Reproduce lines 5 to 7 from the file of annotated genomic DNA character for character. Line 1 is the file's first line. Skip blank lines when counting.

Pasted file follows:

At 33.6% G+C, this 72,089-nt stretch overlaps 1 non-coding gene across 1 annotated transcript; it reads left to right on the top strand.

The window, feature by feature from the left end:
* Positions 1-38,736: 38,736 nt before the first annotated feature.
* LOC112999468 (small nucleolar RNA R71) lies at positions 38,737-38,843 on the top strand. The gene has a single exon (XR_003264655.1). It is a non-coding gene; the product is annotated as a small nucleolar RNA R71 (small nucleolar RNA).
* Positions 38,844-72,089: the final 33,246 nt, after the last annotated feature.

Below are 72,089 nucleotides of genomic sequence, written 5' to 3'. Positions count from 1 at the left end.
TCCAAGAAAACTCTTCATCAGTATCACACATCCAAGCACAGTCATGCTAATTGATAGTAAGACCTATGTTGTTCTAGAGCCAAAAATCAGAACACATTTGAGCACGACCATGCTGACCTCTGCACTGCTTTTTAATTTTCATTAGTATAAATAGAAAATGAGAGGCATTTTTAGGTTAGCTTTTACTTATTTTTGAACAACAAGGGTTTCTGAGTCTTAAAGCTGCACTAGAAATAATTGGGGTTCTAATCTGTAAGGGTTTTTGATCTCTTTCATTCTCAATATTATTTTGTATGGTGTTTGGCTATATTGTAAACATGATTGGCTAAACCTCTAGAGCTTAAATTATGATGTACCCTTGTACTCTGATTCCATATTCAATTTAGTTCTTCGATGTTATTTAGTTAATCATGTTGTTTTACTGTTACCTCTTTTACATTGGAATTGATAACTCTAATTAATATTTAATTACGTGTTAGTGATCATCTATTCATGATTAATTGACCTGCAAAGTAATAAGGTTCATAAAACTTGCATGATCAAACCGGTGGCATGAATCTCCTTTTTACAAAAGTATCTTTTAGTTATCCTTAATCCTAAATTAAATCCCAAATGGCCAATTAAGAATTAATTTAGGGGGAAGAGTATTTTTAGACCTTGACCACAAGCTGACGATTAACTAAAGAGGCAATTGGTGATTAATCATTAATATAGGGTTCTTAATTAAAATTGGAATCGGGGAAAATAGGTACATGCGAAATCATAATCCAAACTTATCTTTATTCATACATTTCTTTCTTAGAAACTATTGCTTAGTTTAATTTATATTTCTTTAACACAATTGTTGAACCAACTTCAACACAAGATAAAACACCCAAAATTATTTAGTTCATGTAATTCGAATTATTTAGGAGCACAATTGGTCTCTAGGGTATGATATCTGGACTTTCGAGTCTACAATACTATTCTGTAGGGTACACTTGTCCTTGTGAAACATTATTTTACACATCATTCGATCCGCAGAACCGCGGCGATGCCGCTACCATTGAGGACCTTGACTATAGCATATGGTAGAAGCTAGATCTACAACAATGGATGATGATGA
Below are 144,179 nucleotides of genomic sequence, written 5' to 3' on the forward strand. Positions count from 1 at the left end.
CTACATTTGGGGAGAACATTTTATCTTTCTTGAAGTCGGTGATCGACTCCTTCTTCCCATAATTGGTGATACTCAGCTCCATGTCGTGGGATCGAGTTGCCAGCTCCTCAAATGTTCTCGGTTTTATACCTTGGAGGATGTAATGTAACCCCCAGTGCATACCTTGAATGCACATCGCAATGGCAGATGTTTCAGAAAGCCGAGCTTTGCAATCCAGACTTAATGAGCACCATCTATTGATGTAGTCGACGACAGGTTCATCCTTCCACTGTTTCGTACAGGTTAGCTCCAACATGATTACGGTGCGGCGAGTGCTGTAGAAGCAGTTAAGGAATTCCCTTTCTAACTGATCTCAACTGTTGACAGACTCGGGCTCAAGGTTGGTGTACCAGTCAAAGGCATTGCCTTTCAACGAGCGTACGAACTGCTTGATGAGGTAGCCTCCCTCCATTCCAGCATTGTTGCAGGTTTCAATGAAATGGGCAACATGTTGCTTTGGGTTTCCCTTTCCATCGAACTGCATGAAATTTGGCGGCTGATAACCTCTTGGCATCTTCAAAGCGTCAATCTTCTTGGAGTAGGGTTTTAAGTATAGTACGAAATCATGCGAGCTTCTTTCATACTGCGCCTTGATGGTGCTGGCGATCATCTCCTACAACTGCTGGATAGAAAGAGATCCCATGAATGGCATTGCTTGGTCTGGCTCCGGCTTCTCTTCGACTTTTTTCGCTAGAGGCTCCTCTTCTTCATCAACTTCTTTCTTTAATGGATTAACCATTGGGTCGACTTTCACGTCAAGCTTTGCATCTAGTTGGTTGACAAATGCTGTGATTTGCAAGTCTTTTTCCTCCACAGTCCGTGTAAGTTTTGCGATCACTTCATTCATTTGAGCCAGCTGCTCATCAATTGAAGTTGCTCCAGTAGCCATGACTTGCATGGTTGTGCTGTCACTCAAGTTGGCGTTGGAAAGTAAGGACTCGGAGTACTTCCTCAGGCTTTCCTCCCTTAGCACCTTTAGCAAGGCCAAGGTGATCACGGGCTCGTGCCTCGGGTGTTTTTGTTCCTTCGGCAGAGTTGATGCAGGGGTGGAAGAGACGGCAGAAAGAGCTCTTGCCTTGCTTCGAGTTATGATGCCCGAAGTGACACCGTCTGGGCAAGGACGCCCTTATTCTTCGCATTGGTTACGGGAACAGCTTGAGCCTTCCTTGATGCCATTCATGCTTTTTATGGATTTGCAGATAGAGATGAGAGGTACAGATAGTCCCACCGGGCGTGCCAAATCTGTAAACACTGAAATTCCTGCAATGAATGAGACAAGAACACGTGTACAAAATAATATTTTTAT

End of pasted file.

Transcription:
* Positions 38,844-72,089: the final 33,246 nt, after the last annotated feature.

Below are 72,089 nucleotides of genomic sequence, written 5' to 3'. Positions count from 1 at the left end.
TCCAAGAAAACTCTTCATCAGTATCACACATCCAAGCACAGTCATGCTAATTGATAGTAAGACCTATGTTGTTCTAGAGCCAAAAATCAGAACACATTTGAGCACGACCATGCTGACCTCTGCACTGCTTTTTAATTTTCATTAGTATAAATAGAAAATGAGAGGCATTTTTAGGTTAGCTTTTACTTATTTTTGAACAACAAGGGTTTCTGAGTCTTAAAGCTGCACTAGAAATAATTGGGGTTCTAATCTGTAAGGGTTTTTGATCTCTTTCATTCTCAATATTATTTTGTATGGTGTTTGGCTATATTGTAAACATGATTGGCTAAACCTCTAGAGCTTAAATTATGATGTACCCTTGTACTCTGATTCCATATTCAATTTAGTTCTTCGATGTTATTTAGTTAATCATGTTGTTTTACTGTTACCTCTTTTACATTGGAATTGATAACTCTAATTAATATTTAATTACGTGTTAGTGATCATCTATTCATGATTAATTGACCTGCAAAGTAATAAGGTTCATAAAACTTGCATGATCAAACCGGTGGCATGAATCTCCTTTTTACAAAAGTATCTTTTAGTTATCCTTAATCCTAAATTAAATCCCAAATGGCCAATTAAGAATTAATTTAGGGGGAAGAGTATTTTTAGACCTTGACCACAAGCTGACGATTAACTAAAGAGGCAATTGGTGATTAATCATTAATATAGGGTTCTTAATTAAAATTGGAATCGGGGAAAATAGGTACATGCGAAATCATAATCCAAACTTATCTTTATTCATACATTTCTTTCTTAGAAACTATTGCTTAGTTTAATTTATATTTCTTTAACACAATTGTTGAACCAACTTCAACACAAGATAAAACACCCAAAATTATTTAGTTCATGTAATTCGAATTATTTAGGAGCACAATTGGTCTCTAGGGTATGATATCTGGACTTTCGAGTCTACAATACTATTCTGTAGGGTACACTTGTCCTTGTGAAACATTATTTTACACATCATTCGATCCGCAGAACCGCGGCGATGCCGCTACCATTGAGGACCTTGACTATAGCATATGGTAGAAGCTAGATCTACAACAATGGATGATGATGA